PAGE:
Walkingbass
Tips and Tricks for Walkingbass Owners

Changing strings
Nylon strings do not rust, but over time they can lose their tone due to slow oxidation or exposure to strong sunlight. After 3 or 4 years of playing, you may wish to change your strings. Start by loosening the old strings and then cut them in half. This allows you to remove a section without putting a lot of tension on the nut or saddle. A pair of needle nose pliers is a good tool for removing strings from the pickup end of the bass. As you remove each string, notice how it is held in place. The G string is crimped once, the B string is crimped twice, and the D string is knotted.

Keeping it clean
If you play a lot at events where they feed the musicians, you may notice that grime builds up on the back of the neck. Lightly rub down the back of the neck with some '0000' size steel wool, and then apply a light coating of good quality carnauba wax, and you will be good to go.

Protecting the pickup while traveling
When I travel, or ship a bass, I slip the saddle off the pickup and rest it on a business card to eliminate the chance of damaging the pickup. The card will protect the wood.
To really protect the instrument, I make a shipping tube from 52 inches of thin wall 3" irrigation (PVC) pipe and two endcaps. I glue one end on, and stuff a small ball of newspaper into the bottom of the tube when I ship the bass. This protects the end pin jack. The bass and gig bag will fit snugly into this tube and protect the instrument from damage.

Does your guitar cord's jack rattle?
I always try to purchase guitar cords that have rubber ends rather than metal ends. (Fender, for example makes a good quality cord with black rubber covering on the ends.) Metal covers work themselves loose and cause noise which can find its way to the pickup when you play.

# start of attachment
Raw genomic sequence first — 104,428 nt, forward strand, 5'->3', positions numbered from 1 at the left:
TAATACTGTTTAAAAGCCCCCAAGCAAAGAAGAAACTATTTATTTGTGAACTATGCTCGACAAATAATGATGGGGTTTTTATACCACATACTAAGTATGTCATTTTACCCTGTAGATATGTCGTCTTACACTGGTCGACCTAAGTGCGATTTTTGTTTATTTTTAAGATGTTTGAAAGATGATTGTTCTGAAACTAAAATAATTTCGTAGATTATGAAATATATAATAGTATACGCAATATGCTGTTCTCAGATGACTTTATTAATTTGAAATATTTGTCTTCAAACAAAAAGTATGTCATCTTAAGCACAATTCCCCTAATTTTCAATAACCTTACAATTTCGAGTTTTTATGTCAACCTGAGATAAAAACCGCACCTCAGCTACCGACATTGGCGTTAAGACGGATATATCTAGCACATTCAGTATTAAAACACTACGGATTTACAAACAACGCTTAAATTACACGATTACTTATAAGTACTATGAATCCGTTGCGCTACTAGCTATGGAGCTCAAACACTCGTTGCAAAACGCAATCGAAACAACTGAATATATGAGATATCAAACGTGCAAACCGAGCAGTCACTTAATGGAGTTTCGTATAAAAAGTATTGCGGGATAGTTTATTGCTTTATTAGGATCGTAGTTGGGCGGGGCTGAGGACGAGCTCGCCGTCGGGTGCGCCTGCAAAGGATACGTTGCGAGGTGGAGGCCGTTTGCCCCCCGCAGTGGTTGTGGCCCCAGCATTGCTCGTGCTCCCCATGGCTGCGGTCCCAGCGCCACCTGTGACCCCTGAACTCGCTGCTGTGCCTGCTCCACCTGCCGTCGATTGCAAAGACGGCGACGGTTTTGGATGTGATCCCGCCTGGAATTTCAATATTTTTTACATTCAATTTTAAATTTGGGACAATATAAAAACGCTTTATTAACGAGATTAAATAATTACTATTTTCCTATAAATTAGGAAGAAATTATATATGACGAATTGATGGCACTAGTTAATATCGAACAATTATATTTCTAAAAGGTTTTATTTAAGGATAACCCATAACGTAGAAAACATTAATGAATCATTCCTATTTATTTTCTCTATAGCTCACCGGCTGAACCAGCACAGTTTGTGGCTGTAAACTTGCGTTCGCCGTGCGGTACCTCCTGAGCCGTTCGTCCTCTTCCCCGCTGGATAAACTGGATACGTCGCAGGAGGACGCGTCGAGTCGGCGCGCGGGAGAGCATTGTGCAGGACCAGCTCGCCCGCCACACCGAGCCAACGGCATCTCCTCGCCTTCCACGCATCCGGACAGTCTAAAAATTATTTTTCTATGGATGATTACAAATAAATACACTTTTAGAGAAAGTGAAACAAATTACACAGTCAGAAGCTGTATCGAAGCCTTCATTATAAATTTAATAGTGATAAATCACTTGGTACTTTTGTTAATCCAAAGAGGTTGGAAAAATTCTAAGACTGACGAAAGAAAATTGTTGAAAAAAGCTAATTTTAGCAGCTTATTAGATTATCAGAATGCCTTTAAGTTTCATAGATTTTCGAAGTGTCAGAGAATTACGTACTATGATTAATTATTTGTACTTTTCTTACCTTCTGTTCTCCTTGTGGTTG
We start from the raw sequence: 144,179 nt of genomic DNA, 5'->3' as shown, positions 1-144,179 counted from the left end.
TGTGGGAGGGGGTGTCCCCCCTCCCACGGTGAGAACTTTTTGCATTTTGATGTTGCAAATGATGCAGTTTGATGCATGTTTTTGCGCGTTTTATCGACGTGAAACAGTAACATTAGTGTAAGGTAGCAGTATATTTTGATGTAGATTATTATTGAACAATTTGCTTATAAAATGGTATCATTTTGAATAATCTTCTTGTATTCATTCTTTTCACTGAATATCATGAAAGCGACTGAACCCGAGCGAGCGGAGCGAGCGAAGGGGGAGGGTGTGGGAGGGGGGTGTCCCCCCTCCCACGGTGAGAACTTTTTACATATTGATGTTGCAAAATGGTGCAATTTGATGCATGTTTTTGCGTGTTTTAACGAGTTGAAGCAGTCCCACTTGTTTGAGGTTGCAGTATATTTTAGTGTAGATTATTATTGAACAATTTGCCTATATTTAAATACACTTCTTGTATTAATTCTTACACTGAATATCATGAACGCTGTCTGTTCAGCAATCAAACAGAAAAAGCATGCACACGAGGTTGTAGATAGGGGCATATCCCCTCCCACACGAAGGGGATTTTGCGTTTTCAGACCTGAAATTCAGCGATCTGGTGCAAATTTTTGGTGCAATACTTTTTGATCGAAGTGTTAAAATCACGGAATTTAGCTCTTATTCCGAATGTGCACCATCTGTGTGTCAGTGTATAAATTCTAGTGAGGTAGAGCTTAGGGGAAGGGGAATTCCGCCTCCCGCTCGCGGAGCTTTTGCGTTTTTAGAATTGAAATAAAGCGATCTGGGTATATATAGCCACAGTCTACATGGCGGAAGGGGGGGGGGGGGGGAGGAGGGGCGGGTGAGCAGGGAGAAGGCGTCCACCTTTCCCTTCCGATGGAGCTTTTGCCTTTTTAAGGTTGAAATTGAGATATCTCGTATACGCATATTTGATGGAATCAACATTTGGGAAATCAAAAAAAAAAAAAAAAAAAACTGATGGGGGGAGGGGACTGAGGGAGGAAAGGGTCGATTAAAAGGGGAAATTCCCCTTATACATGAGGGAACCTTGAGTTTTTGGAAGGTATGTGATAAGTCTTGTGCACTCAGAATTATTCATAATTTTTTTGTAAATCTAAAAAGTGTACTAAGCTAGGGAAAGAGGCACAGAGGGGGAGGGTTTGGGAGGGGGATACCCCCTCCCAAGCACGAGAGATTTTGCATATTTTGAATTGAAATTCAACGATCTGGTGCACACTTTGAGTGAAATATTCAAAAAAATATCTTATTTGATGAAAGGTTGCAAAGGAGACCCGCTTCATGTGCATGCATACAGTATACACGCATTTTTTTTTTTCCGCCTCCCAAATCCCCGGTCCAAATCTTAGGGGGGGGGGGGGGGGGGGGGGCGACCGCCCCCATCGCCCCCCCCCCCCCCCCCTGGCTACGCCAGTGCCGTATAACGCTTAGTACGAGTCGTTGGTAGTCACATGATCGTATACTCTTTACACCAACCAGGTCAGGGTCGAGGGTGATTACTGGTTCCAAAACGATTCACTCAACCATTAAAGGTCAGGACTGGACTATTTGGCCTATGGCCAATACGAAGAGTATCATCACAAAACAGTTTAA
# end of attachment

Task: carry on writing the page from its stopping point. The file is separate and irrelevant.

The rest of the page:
Feedback when playing on a wooden stage
Occasionally, I find myself on a thin wooden stage with a loud monitor in front of me. The monitor vibrates the stage, the stage vibrates the bass, and low frequency feedback occurs. I keep a mouse pad or folded towel handy, and simply rest the bass foot on this soft surface. The feedback is busted!

Adjusting the saddle
The saddle, which rests in the center of the pickup, is not glued in place. There are two reasons for this: when you travel or ship your bass, you may wish to move the saddle off of the pickup (see above), and, by moving the saddle slightly to the right or left, it will give more emphasis to either the high or low string, as in the diagram to the right.

Info about nylon strings
Like the strings on a 'ukulele, new strings may take a few days to settle down and stay in tune. Once in tune, they are stabilized. It is best not to try to raise the G-B-D strings to A-D-G. You might get away with it, but the high string will be very tight. The strings will be stretched, and will no longer work well in the slack key tuning of G-B-D. String sets for standard tuning are available.

Cheap tuner!
I was plugging my bass into the amplifier this morning, and the volume was turned up enough that I heard the 60 Hz AC buzzing noise just before the jack snapped into place. I accidentally hit the middle string (B) and it was the same tone. B on the musical scale is 61.74 Hz ("close enough for classical!"). Now I have a way to tune my bass even when I forget to bring my tuner!

Grand Stands
Based on my own experience, there is nothing like watching your bass sliding down the wall and crashing to the floor. Thus:

Inexpensive microphone stand from Radio Shack$20
Rubber coated hanger thing from hardware store:$2
Chunk of wood with holes* drilled and a slot cut in it $0
Rubber band or hair tie thingy $0
Be able to walk away from your bass in a public place: Priceless!


* 1. Make a wood block: 4.25" by 1.5" (preferably oak, koa, or some hardwood)
2. Drill hole for mic stand. (match your drill bit to the mic stand you are using)
3. Cut a slot using a table saw; mine is almost 1/8" wide.
4. Drill a hole slightly thinner than the screw end of the rubber coated hanger thing.
5. Widen the hole half way through, so that it is slightly wider than the screw.
When tightened, the screw will pull the sloted wood together, clamping the mic stand. Use washers to make final adjustments. Ta da!



Even Easier! Instead of carrying a seperate stand around, why not just attach a short piece of 1½ inch black plastic to your amp? Here is a photo of what I am using these days.


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